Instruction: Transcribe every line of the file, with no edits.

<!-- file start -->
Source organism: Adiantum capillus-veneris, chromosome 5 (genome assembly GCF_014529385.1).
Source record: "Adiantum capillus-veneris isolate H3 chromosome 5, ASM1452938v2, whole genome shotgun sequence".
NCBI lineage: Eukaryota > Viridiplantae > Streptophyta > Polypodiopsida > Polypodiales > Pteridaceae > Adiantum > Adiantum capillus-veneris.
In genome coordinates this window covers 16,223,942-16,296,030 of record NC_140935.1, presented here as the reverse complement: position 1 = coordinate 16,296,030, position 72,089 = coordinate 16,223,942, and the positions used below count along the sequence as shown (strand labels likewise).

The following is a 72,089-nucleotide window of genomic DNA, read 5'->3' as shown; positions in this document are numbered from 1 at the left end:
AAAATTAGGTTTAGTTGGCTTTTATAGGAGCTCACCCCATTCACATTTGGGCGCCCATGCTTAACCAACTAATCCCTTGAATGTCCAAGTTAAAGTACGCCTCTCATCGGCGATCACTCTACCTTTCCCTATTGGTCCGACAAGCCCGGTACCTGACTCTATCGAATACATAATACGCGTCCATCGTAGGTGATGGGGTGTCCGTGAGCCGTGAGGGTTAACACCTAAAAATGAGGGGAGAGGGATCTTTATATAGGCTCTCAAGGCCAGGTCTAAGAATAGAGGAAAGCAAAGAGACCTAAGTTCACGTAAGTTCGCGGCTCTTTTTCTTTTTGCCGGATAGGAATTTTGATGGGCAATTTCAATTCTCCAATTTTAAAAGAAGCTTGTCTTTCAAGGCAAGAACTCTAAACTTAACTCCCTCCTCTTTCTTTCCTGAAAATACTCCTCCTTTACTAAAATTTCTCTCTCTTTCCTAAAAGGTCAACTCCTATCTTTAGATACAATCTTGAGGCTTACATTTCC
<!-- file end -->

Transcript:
Source organism: Adiantum capillus-veneris, chromosome 5 (genome assembly GCF_014529385.1).
Source record: "Adiantum capillus-veneris isolate H3 chromosome 5, ASM1452938v2, whole genome shotgun sequence".
NCBI lineage: Eukaryota > Viridiplantae > Streptophyta > Polypodiopsida > Polypodiales > Pteridaceae > Adiantum > Adiantum capillus-veneris.
In genome coordinates this window covers 16,223,942-16,296,030 of record NC_140935.1, presented here as the reverse complement: position 1 = coordinate 16,296,030, position 72,089 = coordinate 16,223,942, and the positions used below count along the sequence as shown (strand labels likewise).

The following is a 72,089-nucleotide window of genomic DNA, read 5'->3' as shown; positions in this document are numbered from 1 at the left end:
AAAATTAGGTTTAGTTGGCTTTTATAGGAGCTCACCCCATTCACATTTGGGCGCCCATGCTTAACCAACTAATCCCTTGAATGTCCAAGTTAAAGTACGCCTCTCATCGGCGATCACTCTACCTTTCCCTATTGGTCCGACAAGCCCGGTACCTGACTCTATCGAATACATAATACGCGTCCATCGTAGGTGATGGGGTGTCCGTGAGCCGTGAGGGTTAACACCTAAAAATGAGGGGAGAGGGATCTTTATATAGGCTCTCAAGGCCAGGTCTAAGAATAGAGGAAAGCAAAGAGACCTAAGTTCACGTAAGTTCGCGGCTCTTTTTCTTTTTGCCGGATAGGAATTTTGATGGGCAATTTCAATTCTCCAATTTTAAAAGAAGCTTGTCTTTCAAGGCAAGAACTCTAAACTTAACTCCCTCCTCTTTCTTTCCTGAAAATACTCCTCCTTTACTAAAATTTCTCTCTCTTTCCTAAAAGGTCAACTCCTATCTTTAGATACAATCTTGAGGCTTACATTTCC